A bounty hunting scam joins two men in an uneasy alliance against a third in a race to find a fortune in gold buried in a remote cemetery.
Year 1, Day 34
BEFORE: It’s finally the end of a very long work week and I can sit back and relax for the finale of Leone’s “Man with No Name” trilogy, probably the best known of the three films, The Good, the Bad, and the Ugly.
AFTER: Apparently the blu-ray has the extended edition of the film instead of the theatrical release and I have a feeling many of my complaints would be assuaged if I had seen the shorter cut, but alas, that is not the case.
Before getting into the complaint department though, lets start with the positives. As with A Fistful of Dollars, and to some extent For A Few Dollars More, Ennio Morricone’s score is fantastic. Especially with this film, the score is so iconic, that if you ask someone to play a Western tune, chances are it would be the theme to The Good, the Bad, and the Ugly. This film is also the highlight of Leone’s style, at least from these three films. Leone perfected what he began in A Fistful of Dollars with The Good, the Bad, and the Ugly; focusing the viewer’s attention. Especially in the face-off scene where the three main characters stare at each other for almost six minutes, Leone keeps the suspense and anticipation up by limiting the focus to certain parts of the scene. You either see the person’s face, or their hand by their guns; never both at the same time. By limiting what is in each frame, you are forced to think about where everyone is standing, how their guns are positioned, etc.
The story is where most of my complaints lie. All three characters, The Good (Eastwood), The Bad (Lee Van Cleef), and The Ugly (Eli Wallach) are searching for a hidden cache of $200,000 in gold coins with alliances between the three formed and broken throughout the film. Again, a lot of this may be attributed to the extended edition, but it was just too long. There were many scenes which I felt did not progress the plot or the character development at all (many of which involve the Union army). Also, the Bad, who is introduced in the beginning by interrogating former soldiers for information about the gold, disappears for large chunks of the film. After his introduction scene, he doesn’t show up again until about halfway through. After more interrogation, he disappears again to show up once more for the final face-off.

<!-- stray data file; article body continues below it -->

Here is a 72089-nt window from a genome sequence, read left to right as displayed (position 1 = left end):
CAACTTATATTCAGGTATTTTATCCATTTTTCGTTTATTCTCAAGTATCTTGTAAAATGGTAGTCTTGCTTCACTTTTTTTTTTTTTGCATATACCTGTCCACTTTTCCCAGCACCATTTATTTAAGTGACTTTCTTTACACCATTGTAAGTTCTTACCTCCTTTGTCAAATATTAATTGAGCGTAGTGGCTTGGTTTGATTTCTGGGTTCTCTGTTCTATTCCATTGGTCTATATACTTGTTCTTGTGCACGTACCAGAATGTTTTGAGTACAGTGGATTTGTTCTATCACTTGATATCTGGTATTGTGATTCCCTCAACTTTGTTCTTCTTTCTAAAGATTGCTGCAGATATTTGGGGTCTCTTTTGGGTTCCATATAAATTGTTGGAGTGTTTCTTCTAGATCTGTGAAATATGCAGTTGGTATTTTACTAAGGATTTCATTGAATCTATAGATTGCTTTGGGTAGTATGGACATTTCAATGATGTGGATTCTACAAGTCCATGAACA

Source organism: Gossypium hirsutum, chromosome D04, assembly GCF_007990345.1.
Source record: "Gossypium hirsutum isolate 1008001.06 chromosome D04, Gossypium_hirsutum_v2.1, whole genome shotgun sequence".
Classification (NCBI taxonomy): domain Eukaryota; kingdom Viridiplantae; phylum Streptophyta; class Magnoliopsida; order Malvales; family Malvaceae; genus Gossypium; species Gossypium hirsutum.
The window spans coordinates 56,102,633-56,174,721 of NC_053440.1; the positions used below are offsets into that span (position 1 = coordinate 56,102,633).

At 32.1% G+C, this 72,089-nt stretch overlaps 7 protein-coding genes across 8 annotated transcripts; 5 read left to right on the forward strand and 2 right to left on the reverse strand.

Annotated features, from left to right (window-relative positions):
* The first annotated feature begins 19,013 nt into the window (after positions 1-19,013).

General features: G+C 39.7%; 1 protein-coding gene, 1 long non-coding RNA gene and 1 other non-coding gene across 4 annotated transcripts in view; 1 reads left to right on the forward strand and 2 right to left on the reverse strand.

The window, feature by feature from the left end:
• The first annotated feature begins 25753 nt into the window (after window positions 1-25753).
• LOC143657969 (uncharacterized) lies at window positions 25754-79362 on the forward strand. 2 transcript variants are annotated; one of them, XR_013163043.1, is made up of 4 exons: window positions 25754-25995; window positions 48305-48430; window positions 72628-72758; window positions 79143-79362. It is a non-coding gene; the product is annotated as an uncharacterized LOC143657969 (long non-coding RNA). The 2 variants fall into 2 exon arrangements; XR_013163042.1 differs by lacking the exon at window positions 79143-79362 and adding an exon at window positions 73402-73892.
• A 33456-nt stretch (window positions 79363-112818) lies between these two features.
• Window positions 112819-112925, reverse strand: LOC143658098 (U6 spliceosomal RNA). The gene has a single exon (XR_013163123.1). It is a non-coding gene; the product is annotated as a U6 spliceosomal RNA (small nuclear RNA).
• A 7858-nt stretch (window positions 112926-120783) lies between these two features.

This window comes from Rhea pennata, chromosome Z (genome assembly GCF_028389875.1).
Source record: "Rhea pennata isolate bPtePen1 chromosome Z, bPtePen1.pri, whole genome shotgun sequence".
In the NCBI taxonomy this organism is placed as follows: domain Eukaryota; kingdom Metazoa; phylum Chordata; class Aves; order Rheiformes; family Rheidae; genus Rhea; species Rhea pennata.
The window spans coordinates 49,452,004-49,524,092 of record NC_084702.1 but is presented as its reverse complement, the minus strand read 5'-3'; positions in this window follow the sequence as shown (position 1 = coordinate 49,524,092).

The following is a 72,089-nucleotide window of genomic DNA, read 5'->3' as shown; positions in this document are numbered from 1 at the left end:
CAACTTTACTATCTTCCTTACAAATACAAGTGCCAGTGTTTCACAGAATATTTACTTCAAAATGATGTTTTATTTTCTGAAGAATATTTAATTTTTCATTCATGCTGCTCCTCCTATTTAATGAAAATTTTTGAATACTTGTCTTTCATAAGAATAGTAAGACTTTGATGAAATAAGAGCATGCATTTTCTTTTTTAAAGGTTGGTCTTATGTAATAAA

All-in-all, it was just another average film. Morricone’s score and Leone’s style really stood out and were the highlights in this trilogy, but the problems with the story leveled out the overall entertainment value. Looking at the trilogy as a whole, I’d say For A Few Dollars More had the best story, The Good, the Bad, and the Ugly was best visually and audibly, and A Fistful of Dollars was just very blah; nothing stood out positive or negative.
RATING: 3 out of 5